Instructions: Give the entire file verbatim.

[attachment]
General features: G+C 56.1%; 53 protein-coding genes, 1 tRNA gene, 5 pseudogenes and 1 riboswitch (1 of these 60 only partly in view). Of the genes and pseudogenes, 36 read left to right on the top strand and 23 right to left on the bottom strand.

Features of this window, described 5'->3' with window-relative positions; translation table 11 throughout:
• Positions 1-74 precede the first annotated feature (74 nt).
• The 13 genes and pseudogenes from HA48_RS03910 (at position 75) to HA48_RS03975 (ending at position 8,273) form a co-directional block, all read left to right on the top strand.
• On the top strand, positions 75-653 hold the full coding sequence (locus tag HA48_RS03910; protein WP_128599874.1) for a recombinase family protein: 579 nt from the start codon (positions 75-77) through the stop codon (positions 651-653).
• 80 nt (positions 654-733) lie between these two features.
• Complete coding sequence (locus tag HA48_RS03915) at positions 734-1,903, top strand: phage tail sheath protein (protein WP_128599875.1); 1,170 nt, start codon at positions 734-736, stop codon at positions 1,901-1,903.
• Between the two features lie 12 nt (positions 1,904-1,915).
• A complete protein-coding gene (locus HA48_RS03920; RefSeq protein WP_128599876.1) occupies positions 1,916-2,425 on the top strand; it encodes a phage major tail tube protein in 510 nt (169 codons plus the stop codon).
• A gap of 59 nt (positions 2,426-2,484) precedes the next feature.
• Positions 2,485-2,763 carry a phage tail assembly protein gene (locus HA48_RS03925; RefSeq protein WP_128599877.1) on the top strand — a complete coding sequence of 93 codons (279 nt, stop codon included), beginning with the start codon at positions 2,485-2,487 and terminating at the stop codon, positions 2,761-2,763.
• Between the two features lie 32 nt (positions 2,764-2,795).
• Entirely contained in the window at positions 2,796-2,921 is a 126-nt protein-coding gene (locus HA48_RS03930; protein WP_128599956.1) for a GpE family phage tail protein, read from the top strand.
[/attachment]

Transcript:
General features: G+C 56.1%; 53 protein-coding genes, 1 tRNA gene, 5 pseudogenes and 1 riboswitch (1 of these 60 only partly in view). Of the genes and pseudogenes, 36 read left to right on the top strand and 23 right to left on the bottom strand.

Features of this window, described 5'->3' with window-relative positions; translation table 11 throughout:
• Positions 1-74 precede the first annotated feature (74 nt).
• The 13 genes and pseudogenes from HA48_RS03910 (at position 75) to HA48_RS03975 (ending at position 8,273) form a co-directional block, all read left to right on the top strand.
• On the top strand, positions 75-653 hold the full coding sequence (locus tag HA48_RS03910; protein WP_128599874.1) for a recombinase family protein: 579 nt from the start codon (positions 75-77) through the stop codon (positions 651-653).
• 80 nt (positions 654-733) lie between these two features.
• Complete coding sequence (locus tag HA48_RS03915) at positions 734-1,903, top strand: phage tail sheath protein (protein WP_128599875.1); 1,170 nt, start codon at positions 734-736, stop codon at positions 1,901-1,903.
• Between the two features lie 12 nt (positions 1,904-1,915).
• A complete protein-coding gene (locus HA48_RS03920; RefSeq protein WP_128599876.1) occupies positions 1,916-2,425 on the top strand; it encodes a phage major tail tube protein in 510 nt (169 codons plus the stop codon).
• A gap of 59 nt (positions 2,426-2,484) precedes the next feature.
• Positions 2,485-2,763 carry a phage tail assembly protein gene (locus HA48_RS03925; RefSeq protein WP_128599877.1) on the top strand — a complete coding sequence of 93 codons (279 nt, stop codon included), beginning with the start codon at positions 2,485-2,487 and terminating at the stop codon, positions 2,761-2,763.
• Between the two features lie 32 nt (positions 2,764-2,795).
• Entirely contained in the window at positions 2,796-2,921 is a 126-nt protein-coding gene (locus HA48_RS03930; protein WP_128599956.1) for a GpE family phage tail protein, read from the top strand.